Here's Pitchfork on their new album Algiers, recorded in New Orleans but finding the band working in a familiar and rich vein.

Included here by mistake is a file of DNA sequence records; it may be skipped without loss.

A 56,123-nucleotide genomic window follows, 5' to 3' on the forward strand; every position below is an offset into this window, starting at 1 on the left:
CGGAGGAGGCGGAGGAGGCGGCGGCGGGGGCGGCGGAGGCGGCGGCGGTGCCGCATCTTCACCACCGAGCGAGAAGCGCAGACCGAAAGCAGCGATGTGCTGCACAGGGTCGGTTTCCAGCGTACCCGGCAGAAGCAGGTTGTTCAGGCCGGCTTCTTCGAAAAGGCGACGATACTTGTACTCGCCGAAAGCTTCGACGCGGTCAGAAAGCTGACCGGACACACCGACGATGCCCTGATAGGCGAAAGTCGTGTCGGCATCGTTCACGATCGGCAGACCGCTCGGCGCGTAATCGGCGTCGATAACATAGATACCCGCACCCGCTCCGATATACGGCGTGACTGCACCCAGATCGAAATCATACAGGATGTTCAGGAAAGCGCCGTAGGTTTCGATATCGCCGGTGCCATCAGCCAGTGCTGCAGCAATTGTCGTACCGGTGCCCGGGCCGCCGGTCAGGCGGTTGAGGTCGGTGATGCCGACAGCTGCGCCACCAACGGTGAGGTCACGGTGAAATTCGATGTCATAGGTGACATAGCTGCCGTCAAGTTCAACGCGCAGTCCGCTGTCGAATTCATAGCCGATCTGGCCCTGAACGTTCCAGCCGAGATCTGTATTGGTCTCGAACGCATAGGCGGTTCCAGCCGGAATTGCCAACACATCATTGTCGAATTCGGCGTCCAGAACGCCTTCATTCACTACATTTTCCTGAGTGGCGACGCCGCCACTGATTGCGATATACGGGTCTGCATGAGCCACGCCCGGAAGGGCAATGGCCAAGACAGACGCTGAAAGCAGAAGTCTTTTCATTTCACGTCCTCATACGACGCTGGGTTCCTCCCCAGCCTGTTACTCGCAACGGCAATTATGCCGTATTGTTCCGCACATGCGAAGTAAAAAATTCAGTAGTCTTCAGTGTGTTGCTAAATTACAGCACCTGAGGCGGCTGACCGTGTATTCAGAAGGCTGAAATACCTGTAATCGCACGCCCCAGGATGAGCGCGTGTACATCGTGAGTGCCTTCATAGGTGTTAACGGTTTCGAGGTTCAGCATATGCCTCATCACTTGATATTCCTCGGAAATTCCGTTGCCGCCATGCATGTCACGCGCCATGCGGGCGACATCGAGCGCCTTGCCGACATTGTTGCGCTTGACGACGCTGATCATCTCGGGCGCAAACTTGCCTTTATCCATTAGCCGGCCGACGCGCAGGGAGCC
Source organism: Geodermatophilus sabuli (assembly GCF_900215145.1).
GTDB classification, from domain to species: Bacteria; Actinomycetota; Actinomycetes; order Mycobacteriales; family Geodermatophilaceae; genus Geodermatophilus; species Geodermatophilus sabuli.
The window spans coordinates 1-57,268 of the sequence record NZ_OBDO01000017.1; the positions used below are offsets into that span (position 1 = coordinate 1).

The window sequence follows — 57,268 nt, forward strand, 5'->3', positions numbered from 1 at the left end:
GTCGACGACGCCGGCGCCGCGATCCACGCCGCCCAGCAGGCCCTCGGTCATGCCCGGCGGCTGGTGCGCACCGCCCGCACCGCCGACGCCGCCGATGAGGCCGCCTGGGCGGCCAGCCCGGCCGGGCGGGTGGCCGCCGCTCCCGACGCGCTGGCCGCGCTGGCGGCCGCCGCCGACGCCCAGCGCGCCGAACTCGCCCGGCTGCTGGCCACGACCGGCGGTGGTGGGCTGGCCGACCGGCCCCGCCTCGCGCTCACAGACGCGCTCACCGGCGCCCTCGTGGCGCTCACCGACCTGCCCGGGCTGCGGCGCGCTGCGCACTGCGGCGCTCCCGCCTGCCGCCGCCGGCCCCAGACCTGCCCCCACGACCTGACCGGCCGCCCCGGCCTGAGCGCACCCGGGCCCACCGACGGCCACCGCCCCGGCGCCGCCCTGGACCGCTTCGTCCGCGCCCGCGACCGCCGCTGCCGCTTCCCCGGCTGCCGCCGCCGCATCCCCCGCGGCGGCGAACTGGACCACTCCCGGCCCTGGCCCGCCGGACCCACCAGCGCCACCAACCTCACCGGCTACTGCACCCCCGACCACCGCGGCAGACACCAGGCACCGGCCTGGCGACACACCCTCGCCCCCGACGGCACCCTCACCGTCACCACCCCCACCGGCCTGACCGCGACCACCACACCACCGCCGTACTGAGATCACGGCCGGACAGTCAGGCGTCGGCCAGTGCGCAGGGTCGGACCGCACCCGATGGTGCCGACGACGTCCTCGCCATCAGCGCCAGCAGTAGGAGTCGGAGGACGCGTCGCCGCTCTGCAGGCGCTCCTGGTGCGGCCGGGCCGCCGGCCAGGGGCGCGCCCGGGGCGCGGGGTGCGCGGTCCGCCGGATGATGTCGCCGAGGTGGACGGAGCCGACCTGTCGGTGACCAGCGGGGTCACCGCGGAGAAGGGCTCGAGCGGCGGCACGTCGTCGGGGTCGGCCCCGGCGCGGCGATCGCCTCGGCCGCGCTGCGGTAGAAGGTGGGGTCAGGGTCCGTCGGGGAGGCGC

On the other hand, if place defines Algiers as much as that album title signals, it must have done so in the creative process, as these songs never sound too far removed from Tucson or from the raft of Calexico's catalog. On one hand, there are no Mardi Gras trinkets on this album, no street bands or zydeco flourishes, no Quintron or Trombone Shorty or Dr. John, no hoodoo charms or Saints gear. Burns and Convertino went east to make another western record, one that even indulges Spanish-language lyrics and songs about sacrifices to Quetzalcoatl ("Puerto" may be the most overcooked thing Burns and Convertino have set to tape). Algiers sounds great, with a noticeable sensitivity to instrumental interplay and an emphasis on Burns' conspiratorial vocals, but the album is haunted by the missed opportunities to absorb the particulars of this neighborhood and reflect that in the music.